Friday, August 31, 2012

Fish and Game: Be bear aware

Ursines roaming the valley for pre-winter fuel-up

Express Staff Writer

A black bear hides in a tree in the Hailey Cemetery after being surrounded by people and Fish and Game officials. Express file photo

Man’s trash is proving to be bears’ treasure in the Wood River Valley this month as at least five adult bears have gotten into trouble while searching for food in preparation for impending hibernation.

Idaho Department of Fish and Game Conservation Officer Lee Garwood said Thursday that he’s aware of at least five adult bears and two cubs active between mid-valley and the Warm Springs base area in Ketchum. While some have been keeping their noses clean, others have stormed through houses and garbage cans.

The most recently active bear was a sow with two cubs in Gimlet. The mother bear broke into a house Wednesday evening and she and her cubs stopped traffic on state Highway 75 Thursday morning. 

“[The homeowner] had left a second-story sliding door open,” Garwood said. “This old sow bear climbed an aspen tree and went in. She helped herself to some white rice and an orange.”

Garwood said he’s been busy this week, trapping and relocating a male bear that got into some beehives mid-valley, a yearling bear and an older male bear that have been rifling through trash in west Ketchum, and a yearling bear that walked through a screen door mid-valley and got stuck in a house.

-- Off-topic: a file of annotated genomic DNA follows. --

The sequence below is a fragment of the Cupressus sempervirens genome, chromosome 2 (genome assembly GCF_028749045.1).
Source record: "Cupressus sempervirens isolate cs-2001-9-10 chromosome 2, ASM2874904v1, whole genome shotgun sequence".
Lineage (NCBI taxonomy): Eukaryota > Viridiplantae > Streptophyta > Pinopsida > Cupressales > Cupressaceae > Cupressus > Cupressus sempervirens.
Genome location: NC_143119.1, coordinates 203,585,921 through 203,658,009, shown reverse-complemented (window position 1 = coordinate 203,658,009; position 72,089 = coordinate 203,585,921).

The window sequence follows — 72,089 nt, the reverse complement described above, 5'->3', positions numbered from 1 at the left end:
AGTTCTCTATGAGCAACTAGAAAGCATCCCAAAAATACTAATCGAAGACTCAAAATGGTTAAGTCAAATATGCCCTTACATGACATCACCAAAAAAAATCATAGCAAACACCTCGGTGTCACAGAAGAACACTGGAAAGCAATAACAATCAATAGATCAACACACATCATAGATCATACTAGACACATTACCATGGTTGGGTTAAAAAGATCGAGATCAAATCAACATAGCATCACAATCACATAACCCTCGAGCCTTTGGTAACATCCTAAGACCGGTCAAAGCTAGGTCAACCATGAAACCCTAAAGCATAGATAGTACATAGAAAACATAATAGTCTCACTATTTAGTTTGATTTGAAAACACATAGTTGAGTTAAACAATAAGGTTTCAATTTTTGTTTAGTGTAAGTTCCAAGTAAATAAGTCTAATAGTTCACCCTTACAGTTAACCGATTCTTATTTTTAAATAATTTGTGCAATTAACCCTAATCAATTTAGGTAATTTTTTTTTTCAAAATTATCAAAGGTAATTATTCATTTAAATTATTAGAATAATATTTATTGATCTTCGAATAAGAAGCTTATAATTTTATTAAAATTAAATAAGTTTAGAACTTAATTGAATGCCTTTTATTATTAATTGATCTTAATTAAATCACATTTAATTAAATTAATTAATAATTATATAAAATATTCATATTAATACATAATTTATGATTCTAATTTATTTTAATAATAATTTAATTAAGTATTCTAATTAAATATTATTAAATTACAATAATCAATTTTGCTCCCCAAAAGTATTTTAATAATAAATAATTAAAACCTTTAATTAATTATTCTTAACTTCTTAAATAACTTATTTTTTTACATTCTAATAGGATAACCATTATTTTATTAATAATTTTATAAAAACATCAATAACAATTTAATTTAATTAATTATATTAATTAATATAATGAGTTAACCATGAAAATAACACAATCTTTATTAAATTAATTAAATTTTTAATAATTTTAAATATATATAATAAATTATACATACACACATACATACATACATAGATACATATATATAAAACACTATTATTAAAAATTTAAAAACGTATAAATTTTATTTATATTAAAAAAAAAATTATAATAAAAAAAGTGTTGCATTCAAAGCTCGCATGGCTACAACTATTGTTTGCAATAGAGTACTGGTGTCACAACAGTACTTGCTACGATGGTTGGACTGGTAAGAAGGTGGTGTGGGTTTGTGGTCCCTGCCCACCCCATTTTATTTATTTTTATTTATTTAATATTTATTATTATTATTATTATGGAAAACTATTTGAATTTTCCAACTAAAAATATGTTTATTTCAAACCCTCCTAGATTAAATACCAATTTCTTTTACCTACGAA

“He got in through the screen door, got the main door closed behind him and just panicked,” Garwood said. “He didn’t even eat anything, just caused a ruckus until he found an open window.”

Bear calls this summer have run around 60 to 70 individual calls, a number Garwood said is five times the amount of calls last year. Why the increase? Drought, he said, and Ketchum District Ranger Kurt Nelson agreed.

“When we get a really dry summer, the berry crops don’t materialize,” he said. “Bears need to put on a lot of weight, their winter fat for hibernation. You see them coming down along the river corridors foraging, where there may be berries or other food sources.”

Other food sources can include garbage or food from the homes in those drainages. Nelson said that bears need to put on anywhere from 20 to 30 percent of their total body weight before hunkering down for winter, eating everything from dog food to birdseed.

Idaho Department of Fish and Game spokesman Kelton Hatch said bears can be attracted to almost anything edible.

“Even suspended bird feeders,” he said. “I’ve seen video of bears hanging upside down going on a rope to get to a bird feeder.”

Hatch said it’s typically loners—like the yearlings mid-valley and in West Ketchum—that come into town looking for easy sources of food.

“It’s like us—some nights we don’t even want to cook,” he said. “They don’t feel like chasing something down or finding berries. So they knock over a garbage can and have all the food they can eat.”

Homeowners with bear concerns should close all ground-level doors and garage doors and even low windows. Screens are not enough to keep a bear out, Garwood said, and bungee cords on trash containers will only slow bears down, not stop them.

He recommends keeping garbage cans in the garage—though he admitted that the residents in west Ketchum do not all have garages in which to store trash.

“There’s nowhere for it to go except out next to the house somewhere,” he said. “We’re hamstrung.”

Kate Wutz:

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